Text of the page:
THANK YOU!!! Screw A screw is a mechanism that converts rotational motion(turning something around and around) to linear motion (forwards or backwards).The most common form consists of a shaft with grooves or ridges called threads around the outside.The screw passes through a hole in another object, with threads on the inside of the hole that mesh with the screw's threads.When the shaft of the screw is rotated through the stationary threads, the screw moves forward. A good example is screwing a wood screw into a piece of wood. Wedge A wedge is a triangular shaped tool, made out of a compound and portable inclined plane. It can be used to separate two objects or portions of an object, lift up an object, or hold an object in place. It functions by converting a force applied to its blunt end into forces perpendicular to its inclined surfaces. The mechanical advantage of a wedge is given by the ratio of the length of its slope to its width. c http://www.robives.com/mechs levers and pulleys http://www.mikids.com/Smachines.htm Math lesson: Calculating Acceleration Acceleration is defined as the rate at which the velocity of an object changes. In other words, acceleration is a measure of how quickly something speeds up or slows down. The equation for acceleration is given below:

EQUATION:
change in velocity = final velocity - initial velocity

acceleration = change in velocity
---------------------
time

Motion doesn't just happen on its own. It is caused by forces. Forces act upon an object to get it moving or change its motion. What causes motion? Acceleration Acceleration is when velocity is changing. It is a vector, too. When velocity and acceleration are both going in the same direction, you speed up. But if they're going in opposite directions, you slow down or decelerate. Acceleration is a measure of how much the velocity of an object changes over a certain period of time (usually in one second.) Calculating Acceleration PROBLEM:
Calculate the acceleration of the ball for each
time period that it falls.
a.
b.
c. Calculating Acceleration PROBLEM:
What is the acceleration of an in-line skater who increases her velocity from 3.5 m/s forward to
6 m/s forward in 2 seconds?


Answer: change in velocity = 6 m/s - 3.5 m/s = 2.5 m/s

acceleration = 2.5 m/s
------------
2 sec.

acceleration = 1.25 m/s squared forward Answers: a. 4.9 m/s - 0 m/s = 4.9 m/s
4.9 m/s
--------------
0.5 sec = 9.8 m/s squared downward

b. 12,25 m/s - 4.9 m/s = 7.35 m/s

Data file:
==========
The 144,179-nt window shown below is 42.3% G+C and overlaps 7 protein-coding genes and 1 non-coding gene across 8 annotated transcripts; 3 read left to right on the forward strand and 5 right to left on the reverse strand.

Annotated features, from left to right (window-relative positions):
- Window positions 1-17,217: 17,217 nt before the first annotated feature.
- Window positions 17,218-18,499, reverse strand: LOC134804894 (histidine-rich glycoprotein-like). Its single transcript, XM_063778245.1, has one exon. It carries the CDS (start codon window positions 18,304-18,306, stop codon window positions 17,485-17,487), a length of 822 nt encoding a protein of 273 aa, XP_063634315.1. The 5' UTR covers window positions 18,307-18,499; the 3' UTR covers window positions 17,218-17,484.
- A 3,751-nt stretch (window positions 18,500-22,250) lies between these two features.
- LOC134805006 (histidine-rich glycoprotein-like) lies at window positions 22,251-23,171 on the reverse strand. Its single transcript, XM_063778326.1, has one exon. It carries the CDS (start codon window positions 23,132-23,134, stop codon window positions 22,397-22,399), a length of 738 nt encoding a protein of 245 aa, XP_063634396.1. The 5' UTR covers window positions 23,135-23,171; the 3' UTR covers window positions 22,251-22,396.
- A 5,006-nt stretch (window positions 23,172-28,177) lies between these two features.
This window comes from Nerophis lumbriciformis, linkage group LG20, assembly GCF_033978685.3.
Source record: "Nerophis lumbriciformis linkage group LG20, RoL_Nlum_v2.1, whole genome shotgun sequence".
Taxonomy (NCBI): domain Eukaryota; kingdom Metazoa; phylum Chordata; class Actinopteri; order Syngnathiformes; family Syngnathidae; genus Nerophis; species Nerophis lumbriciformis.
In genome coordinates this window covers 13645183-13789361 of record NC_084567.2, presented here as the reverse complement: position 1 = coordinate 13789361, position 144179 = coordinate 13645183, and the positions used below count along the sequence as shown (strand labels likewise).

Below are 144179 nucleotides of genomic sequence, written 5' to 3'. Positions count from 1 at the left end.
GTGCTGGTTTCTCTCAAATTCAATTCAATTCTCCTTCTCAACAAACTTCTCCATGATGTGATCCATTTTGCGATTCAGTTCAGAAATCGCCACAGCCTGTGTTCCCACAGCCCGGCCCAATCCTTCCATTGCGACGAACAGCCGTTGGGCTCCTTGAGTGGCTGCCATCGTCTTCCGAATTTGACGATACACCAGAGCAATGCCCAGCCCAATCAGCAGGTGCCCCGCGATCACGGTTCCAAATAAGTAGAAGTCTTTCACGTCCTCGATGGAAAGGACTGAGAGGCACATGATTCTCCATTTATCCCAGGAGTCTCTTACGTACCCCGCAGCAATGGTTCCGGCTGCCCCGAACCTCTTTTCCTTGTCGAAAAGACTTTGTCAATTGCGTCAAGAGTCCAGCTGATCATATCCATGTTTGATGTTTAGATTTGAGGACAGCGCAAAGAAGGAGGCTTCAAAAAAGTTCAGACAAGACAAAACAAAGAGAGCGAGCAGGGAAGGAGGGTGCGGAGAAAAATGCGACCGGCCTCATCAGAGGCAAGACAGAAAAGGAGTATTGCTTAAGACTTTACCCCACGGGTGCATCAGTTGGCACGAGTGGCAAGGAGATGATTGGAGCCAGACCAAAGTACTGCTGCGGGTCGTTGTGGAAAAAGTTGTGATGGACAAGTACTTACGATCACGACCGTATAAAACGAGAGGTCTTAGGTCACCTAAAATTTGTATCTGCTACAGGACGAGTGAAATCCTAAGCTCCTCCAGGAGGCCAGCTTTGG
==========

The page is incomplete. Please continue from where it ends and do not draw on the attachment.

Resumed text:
7.35 m/s
-----------------
0.75 sec = 9.8 m/s squared downward

c. 31.85 m/s - 12/25 m/s = 19.6 m/s
19.6 m/s
------------------
2 sec = 9.8 m/s squared downward
Newton's Laws of Motion Sir Isaac Newton was from England and he spent a lot a time experimenting with motion (and apples.) He worked on calculus and physics and was the first person to come up with three basic ideas about motion.

Since then, we've tested them, and tested them, and tested them some more and they still work, so we now call them Newton's Three Laws of Motion. Newton's 1st Law of Motion The first law says that an object at rest tends to stay at rest, and an object in motion tends to stay in motion with the same direction and speed. Newton's 2nd Law of Motion The Second Law is also known as the following equation: F = ma
Force is equal to the mass of an object multiplied by the acceleration. What this means is the more force you apply to something, the greater the acceleration will be. Also, the second law shows that if you exert the same amount of force on two objects that have different masses, you will get two different accelerations. The acceleration of the smaller object will be greater than of the bigger object.

So the effect of, say, a 20 Newton force on a baseball is going to be a lot more than on a huge truck because of the difference in mass. Newton's 3rd Law of Motion The Third Law says that for every action there is an equal and opposite reaction. Forces come in pairs. So when you sit in a chair, you are exerting force down on the chair, and the chair is exerting force upward to keep you from falling on your butt.

Another example is firing a cannon. When the cannonball is fired, the cannon moves backward. The forward motion of the cannonball is balanced by the backwards movement of the cannon, but you notice the backwards movement less because the cannon has a much bigger mass than the cannonball. Friction Although friction is not a fundamental force of nature, it is very important, so I'm going to talk about it here.

Friction is a force that holds back the movement of a sliding object.

Anytime objects come into contact with each other, there is going to be friction. Friction acts in the opposite direction of where the object is sliding so it slows the object down.

Friction technically only works on solids, but you can see the effects of more or less friction on liquids and gases. For example, cars skid on a wet road because the water reduces friction. And the space shuttle heats up when reentering the atmosphere because of the friction caused by air resistance.